Terrorists Exploit Peru’s Border Conflict
LIMA, Peru (AP) _ Fifty people have died in the past 10 days in an unintended side effect of Peru’s border war with Ecuador _ the increase of guerrilla activity in central Peru.
The army, in response, killed 15 rebels Sunday in the Upper Huallaga Valley, a guerrilla stronhghold. The government reported Monday that five soldiers died in the clash and an estimated 20 rebels were wounded.
Analysts say guerrillas are taking advantage of the border dispute, which forced the government to move anti-insurgency troops from the Huallaga Valley, on the jungle-shrouded eastern slopes of the Andes, to reinforce the border.
The Shining Path maintains its principal stronghold in the Upper Huallaga. With the removal of troops, ``the Shining Path has an open field,″ said David Montoya, a terrorism expert for DESCO, a Lima think tank.
Earlier this month, authorities in the Huallaga Valley town of Tingo Maria, 200 miles northeast of Lima, declared a night curfew after guerrilla attacks in surrounding villages. Residents of some of the villages have taken refuge in the town for protection.
But Sunday’s bloody battle shows the government is sending troops back into the Huallaga Valley. Peru began moving troops from the northern border after a cease-fire with Ecuador took effect March 1.
Montoya said the Shining Path will probably continue to increase its attacks, especially in Lima, in the four weeks that remain before presidential elections April 9.
Observers say the Shining Path has intensified its indoctrination and recruiting efforts in Lima’s shantytowns in recent months. Its propaganda, including graffiti in poor capital barrios and the Huallaga Valley, warns people not to vote.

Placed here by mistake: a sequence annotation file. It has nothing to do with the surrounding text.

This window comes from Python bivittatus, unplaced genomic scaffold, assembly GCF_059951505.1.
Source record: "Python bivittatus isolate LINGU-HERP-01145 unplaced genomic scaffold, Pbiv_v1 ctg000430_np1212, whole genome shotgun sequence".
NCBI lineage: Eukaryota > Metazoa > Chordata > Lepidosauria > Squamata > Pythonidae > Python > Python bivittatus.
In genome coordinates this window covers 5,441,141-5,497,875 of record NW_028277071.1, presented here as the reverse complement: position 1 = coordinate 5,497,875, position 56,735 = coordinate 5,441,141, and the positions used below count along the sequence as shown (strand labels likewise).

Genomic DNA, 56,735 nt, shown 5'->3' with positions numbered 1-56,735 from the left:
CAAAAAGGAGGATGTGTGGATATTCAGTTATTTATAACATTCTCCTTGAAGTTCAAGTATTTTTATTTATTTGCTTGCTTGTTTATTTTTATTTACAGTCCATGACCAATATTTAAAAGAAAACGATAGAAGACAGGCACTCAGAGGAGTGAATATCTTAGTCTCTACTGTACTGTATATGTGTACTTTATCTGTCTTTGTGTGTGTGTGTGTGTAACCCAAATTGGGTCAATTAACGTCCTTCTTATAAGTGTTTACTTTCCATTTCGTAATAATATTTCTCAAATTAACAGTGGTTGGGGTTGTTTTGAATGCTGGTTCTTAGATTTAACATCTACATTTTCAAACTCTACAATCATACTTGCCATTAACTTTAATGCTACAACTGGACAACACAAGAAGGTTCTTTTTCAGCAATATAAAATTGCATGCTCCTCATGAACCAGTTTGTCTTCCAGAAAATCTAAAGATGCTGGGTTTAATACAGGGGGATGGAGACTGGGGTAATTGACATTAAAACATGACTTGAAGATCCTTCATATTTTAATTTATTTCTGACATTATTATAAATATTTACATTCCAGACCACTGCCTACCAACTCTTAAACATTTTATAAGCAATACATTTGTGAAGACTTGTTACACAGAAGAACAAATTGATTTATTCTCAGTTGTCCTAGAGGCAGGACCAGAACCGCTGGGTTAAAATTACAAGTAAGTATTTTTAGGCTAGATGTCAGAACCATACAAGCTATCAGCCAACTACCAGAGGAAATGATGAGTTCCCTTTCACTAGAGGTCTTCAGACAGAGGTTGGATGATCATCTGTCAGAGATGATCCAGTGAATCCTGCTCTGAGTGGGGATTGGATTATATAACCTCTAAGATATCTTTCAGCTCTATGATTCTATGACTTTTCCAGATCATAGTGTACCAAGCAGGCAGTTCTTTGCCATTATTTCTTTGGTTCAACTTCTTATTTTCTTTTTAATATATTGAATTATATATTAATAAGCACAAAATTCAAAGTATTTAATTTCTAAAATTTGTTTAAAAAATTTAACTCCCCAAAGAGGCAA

``The Shining Path is going to gear up now,″ Montoya said. ``They have never failed to make their presence known before and during an election.″
Residents of Lima can expect bombing attacks _ possibly against power facilities to cause blackouts _ as well as assassinations of political leaders in poorer neighborhoods, Montoya said.
Last week, the U.S. State Department issued a warning to Americans traveling to Peru before the elections, advising them to avoid government installations, diplomatic missions and crowded commercial areas, especially at night.
A small bomb went off across the street from the U.S. Embassy in Lima on Feb. 28, but it caused no damage.
The Maoist Shining Path, 15 years into a war with the Peruvian government, lost power after the capture of its founder, Abimael Guzman, in September 1992.
But almost 400 terrorist attacks were reported last year, and 646 people died in political violence. In 1992, at the height of the guerrilla violence, the death toll reached 3,101.
Nearly 30,000 Peruvians have died in political violence since 1980.